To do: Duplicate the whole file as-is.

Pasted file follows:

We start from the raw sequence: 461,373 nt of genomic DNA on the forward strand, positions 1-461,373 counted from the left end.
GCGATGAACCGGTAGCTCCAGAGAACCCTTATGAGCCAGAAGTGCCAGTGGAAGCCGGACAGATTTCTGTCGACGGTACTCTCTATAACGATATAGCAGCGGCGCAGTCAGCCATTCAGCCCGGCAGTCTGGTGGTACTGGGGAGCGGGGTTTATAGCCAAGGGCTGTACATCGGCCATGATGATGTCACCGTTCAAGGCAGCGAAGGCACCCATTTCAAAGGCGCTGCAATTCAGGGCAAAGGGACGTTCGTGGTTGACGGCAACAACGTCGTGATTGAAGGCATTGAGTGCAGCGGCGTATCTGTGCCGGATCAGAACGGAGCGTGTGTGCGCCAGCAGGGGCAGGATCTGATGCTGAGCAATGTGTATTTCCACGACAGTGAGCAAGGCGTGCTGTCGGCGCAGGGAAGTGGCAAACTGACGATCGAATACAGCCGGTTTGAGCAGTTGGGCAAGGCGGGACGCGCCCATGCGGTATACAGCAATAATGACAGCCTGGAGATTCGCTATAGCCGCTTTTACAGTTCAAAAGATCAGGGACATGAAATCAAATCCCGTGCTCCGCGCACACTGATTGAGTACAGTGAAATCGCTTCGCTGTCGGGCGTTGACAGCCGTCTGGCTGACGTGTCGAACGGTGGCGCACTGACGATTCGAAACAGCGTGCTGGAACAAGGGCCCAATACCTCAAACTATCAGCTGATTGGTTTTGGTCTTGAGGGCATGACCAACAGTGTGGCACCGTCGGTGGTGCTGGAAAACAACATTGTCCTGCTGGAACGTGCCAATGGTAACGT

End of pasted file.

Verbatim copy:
We start from the raw sequence: 461,373 nt of genomic DNA on the forward strand, positions 1-461,373 counted from the left end.
GCGATGAACCGGTAGCTCCAGAGAACCCTTATGAGCCAGAAGTGCCAGTGGAAGCCGGACAGATTTCTGTCGACGGTACTCTCTATAACGATATAGCAGCGGCGCAGTCAGCCATTCAGCCCGGCAGTCTGGTGGTACTGGGGAGCGGGGTTTATAGCCAAGGGCTGTACATCGGCCATGATGATGTCACCGTTCAAGGCAGCGAAGGCACCCATTTCAAAGGCGCTGCAATTCAGGGCAAAGGGACGTTCGTGGTTGACGGCAACAACGTCGTGATTGAAGGCATTGAGTGCAGCGGCGTATCTGTGCCGGATCAGAACGGAGCGTGTGTGCGCCAGCAGGGGCAGGATCTGATGCTGAGCAATGTGTATTTCCACGACAGTGAGCAAGGCGTGCTGTCGGCGCAGGGAAGTGGCAAACTGACGATCGAATACAGCCGGTTTGAGCAGTTGGGCAAGGCGGGACGCGCCCATGCGGTATACAGCAATAATGACAGCCTGGAGATTCGCTATAGCCGCTTTTACAGTTCAAAAGATCAGGGACATGAAATCAAATCCCGTGCTCCGCGCACACTGATTGAGTACAGTGAAATCGCTTCGCTGTCGGGCGTTGACAGCCGTCTGGCTGACGTGTCGAACGGTGGCGCACTGACGATTCGAAACAGCGTGCTGGAACAAGGGCCCAATACCTCAAACTATCAGCTGATTGGTTTTGGTCTTGAGGGCATGACCAACAGTGTGGCACCGTCGGTGGTGCTGGAAAACAACATTGTCCTGCTGGAACGTGCCAATGGTAACGT